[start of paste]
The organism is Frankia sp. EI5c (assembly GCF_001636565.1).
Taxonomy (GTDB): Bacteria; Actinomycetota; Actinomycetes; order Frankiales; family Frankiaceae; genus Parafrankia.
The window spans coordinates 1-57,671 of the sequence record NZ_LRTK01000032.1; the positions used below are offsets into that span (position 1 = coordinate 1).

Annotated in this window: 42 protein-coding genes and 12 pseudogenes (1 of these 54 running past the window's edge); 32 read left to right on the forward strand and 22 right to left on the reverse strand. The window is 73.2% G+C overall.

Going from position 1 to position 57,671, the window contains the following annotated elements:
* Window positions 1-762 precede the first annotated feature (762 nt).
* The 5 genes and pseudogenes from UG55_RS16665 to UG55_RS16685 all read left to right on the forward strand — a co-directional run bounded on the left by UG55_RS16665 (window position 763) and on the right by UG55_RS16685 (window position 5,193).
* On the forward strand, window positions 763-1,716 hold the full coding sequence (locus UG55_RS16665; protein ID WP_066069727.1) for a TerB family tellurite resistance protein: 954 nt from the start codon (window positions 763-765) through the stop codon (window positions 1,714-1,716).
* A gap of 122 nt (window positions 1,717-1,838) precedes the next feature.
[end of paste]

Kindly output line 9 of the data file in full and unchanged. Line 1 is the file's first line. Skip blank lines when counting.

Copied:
* A gap of 122 nt (window positions 1,717-1,838) precedes the next feature.